Email Blaster the UK based email broadcast software company, recently launched their ‘free-access’ email account – Freedom. But why would any commercial organisation offer use of its software for free?
Email messaging software has been available to the E-market for over 5 years and there are a number of highly credible companies offering user-friendly, sophisticated and versatile systems in both the USA and UK. Whilst there are only a handful of fully developed OE software systems available (of which Email Blaster is one), there is a substantial number of second source or licensed operators offering variants of original systems. The market, whilst not over-served, is certainly a very competitive place to be and system providers are always seeking an edge to better differentiate themselves from the herd.
Recently, several of the market leaders have offered completely free packages that provide users with access to the cloud based software suite with all of the fundamental services available – and all without any sign-up fee, monthly usage fees or any ‘hidden’ charges. Email Blaster joined this small and exclusive club last year with its Freedom account, currently the only completely free account on offer outside of the USA.
Where’s the catch, however? Why would any commercial, profit motivated business give away its services for free; nada, zilch, niente?
Indeed, it takes a very brave marketing department in any company to promote a business model that is based upon the premise that giving away product is a sound marketing strategy, but this is precisely what a free account is.
The essence of ‘Freedom’ as a marketing strategy is first and foremost grounded on an absolute and total belief in the wow factor inherent in the cloud software; a passion for the product that engenders total faith in the ‘once bitten, forever smitten’ effect upon those exposed to the email system for the first time. Companies offering Freedom packages do so because they believe that the best way to market their product is to get as many people using it as possible. But this can only be effective if the product is that good, if first-time users come away saying, “wow this email system is great”. In a way, it’s like offering free use of a new car for a weekend to capture a sale – the difference is, however, Freedom is forever, not just a weekend.
But, I hear you cry, where’s the sale? What’s the point in giving away this superb software that’s taken tens of thousands of man-hours to develop for nothing and forever? Where’s the profit coming from?
Well, the few companies offering free accounts do utilise different approaches to achieving a return; generally the answer is twofold;
Firstly, you don’t get all of the software packages for nothing and some of the performance enhancing packages are charged add-ons. You do get all the core packages that enable full email broadcast services to be accessed of course – no point in denying access to the more mouth-watering features if the whole point is to impress but the strategy is to encourage the user to try the more advanced services from where income can be generated. Companies can be quite open and honest about this strategy – use our product for free and we think you’ll like it so much, you’ll want to migrate to a paid-for account that provides all the enhancements. And of course, by switching to a paid-for monthly package a much higher volume of sends per month becomes available.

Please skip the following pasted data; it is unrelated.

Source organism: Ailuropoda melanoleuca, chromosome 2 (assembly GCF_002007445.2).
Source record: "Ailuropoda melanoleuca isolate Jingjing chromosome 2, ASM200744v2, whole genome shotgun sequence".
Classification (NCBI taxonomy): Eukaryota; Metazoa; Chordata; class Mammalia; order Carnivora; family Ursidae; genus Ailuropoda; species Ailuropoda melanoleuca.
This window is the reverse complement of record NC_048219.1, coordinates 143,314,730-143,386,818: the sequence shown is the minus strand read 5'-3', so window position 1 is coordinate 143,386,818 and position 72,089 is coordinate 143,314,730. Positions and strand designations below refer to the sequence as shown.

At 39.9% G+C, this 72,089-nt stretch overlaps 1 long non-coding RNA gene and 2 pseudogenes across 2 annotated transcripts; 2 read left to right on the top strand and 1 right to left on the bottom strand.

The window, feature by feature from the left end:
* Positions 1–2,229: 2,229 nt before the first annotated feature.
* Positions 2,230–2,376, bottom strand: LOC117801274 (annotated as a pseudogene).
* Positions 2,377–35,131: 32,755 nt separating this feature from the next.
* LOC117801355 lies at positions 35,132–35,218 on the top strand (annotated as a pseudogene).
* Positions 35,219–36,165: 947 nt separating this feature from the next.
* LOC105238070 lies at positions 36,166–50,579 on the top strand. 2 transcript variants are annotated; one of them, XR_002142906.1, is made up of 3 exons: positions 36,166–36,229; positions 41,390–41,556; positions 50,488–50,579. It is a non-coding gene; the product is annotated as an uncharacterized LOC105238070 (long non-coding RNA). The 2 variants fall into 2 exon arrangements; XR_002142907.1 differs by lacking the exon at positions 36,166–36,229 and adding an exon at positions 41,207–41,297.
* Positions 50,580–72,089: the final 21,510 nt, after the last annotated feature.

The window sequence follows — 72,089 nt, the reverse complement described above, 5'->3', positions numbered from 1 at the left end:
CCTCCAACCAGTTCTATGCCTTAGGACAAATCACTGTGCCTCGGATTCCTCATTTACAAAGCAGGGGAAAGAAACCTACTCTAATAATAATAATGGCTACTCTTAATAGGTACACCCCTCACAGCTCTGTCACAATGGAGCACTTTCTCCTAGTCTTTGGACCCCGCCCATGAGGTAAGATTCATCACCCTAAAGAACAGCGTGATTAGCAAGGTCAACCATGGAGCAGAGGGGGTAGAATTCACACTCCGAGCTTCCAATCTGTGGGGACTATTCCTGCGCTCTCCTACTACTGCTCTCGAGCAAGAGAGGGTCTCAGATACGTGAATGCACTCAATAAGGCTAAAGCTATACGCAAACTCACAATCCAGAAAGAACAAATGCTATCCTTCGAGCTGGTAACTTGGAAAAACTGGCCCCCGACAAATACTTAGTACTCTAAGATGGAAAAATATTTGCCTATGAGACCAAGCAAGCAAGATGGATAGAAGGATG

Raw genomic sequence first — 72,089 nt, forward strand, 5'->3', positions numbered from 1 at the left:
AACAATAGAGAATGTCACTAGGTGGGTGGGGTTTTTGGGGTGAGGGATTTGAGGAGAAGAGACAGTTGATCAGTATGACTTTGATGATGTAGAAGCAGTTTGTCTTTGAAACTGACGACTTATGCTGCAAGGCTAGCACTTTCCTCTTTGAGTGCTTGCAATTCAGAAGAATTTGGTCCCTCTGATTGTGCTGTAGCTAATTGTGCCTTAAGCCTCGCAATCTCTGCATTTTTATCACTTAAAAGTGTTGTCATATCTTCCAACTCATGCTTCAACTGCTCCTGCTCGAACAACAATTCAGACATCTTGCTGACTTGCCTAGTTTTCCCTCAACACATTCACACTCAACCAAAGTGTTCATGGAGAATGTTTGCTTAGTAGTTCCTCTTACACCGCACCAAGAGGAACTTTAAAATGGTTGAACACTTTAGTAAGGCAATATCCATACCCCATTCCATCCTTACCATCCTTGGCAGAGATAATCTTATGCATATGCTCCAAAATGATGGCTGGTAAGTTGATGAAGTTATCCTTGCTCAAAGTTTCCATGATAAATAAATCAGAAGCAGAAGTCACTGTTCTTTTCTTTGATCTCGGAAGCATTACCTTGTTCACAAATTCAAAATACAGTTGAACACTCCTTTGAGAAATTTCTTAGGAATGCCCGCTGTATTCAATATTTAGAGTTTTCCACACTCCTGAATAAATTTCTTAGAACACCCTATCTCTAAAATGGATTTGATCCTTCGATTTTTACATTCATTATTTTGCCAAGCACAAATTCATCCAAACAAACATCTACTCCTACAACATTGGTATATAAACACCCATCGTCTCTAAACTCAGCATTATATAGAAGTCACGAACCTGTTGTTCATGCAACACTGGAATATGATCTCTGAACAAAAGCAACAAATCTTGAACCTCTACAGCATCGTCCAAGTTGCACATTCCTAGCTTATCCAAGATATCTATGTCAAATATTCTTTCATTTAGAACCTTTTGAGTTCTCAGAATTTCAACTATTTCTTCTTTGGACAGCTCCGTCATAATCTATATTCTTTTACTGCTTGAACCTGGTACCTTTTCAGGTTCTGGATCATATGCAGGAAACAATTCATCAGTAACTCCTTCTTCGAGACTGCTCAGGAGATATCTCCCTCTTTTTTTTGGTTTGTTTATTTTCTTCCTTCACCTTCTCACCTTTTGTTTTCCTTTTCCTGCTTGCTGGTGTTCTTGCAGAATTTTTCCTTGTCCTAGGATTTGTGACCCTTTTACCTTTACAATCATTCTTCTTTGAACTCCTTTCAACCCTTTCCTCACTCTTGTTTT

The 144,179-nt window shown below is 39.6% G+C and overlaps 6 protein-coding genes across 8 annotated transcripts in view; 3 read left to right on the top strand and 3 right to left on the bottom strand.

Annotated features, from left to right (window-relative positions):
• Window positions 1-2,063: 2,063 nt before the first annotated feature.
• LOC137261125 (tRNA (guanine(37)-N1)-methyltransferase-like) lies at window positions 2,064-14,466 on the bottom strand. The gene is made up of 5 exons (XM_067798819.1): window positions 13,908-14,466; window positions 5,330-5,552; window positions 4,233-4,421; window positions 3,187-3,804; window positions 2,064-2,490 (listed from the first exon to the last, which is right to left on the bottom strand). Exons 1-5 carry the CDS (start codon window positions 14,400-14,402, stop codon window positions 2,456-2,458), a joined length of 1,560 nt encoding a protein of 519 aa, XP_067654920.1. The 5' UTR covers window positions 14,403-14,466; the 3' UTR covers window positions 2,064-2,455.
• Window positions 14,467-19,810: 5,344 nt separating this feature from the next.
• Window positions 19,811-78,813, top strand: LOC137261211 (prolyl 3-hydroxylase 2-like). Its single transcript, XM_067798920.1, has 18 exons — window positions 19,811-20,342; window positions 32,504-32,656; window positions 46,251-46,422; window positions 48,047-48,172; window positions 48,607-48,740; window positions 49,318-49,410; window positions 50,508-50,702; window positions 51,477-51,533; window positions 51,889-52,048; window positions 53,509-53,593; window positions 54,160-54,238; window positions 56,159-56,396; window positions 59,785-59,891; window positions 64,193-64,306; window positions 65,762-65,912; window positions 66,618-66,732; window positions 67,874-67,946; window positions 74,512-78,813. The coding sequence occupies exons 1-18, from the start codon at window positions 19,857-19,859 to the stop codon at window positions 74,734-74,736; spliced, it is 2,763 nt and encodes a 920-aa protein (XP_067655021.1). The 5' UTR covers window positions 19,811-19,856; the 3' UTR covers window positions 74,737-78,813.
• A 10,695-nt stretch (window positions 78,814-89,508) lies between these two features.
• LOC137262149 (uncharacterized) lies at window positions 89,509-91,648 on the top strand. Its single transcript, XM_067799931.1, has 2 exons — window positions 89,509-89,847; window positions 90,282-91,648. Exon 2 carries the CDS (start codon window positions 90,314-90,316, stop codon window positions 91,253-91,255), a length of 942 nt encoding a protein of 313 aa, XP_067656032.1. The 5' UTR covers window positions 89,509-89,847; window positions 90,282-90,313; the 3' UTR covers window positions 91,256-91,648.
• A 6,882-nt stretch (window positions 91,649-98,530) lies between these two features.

Secondly, with many thousands of Freedom users, a ready packaged market is presented to the service provider. Usually a condition of signing up to a Freedom type account is providing a legitimate email contact address. So the service provider quickly develops an email list of top quality provenance and focus. These are contacts that are already enjoying use of your software and are likely to be receptive to marketing of email messaging products. Obviously this is limited by customer confidentiality to the marketing of the service provider’s email marketing products, no third party access is allowed. But a dynamic and thoughtful provider is presented with the opportunity to offer special deals; e.g. this month’s offer, buy an additional 5000 sends for only £xxx, try the statistics package for one month at the special price of £xxx etc.
The economics of Freedom type accounts is interesting. Assuming that the core trading position of the company is above break-even – i.e. turnover from, generally larger, paying email marketing customers and other related e-marketing activities more than meets running costs, the incremental cost of Freedom type customer accounts is slight. A significant increase in email customer activity clearly requires additional server capacity but these incremental costs are not great when set within the context of the overall level of internet activity by email marketing companies Email Blaster for example has a very large number of servers at its data centre). It follows, therefore, that a surprisingly low level of additional sales to Freedom customers will provide a positive contribution and that, as a marketing tool, the ever widening circle of users of the provider’s software makes it a very worthwhile strategy.
So if you’re thinking of embarking on low level email marketing, a Freedom type account really is what it claims to be – free use of top class email messaging software. But look seriously at the offers every month (please, that’s where our we make a margin).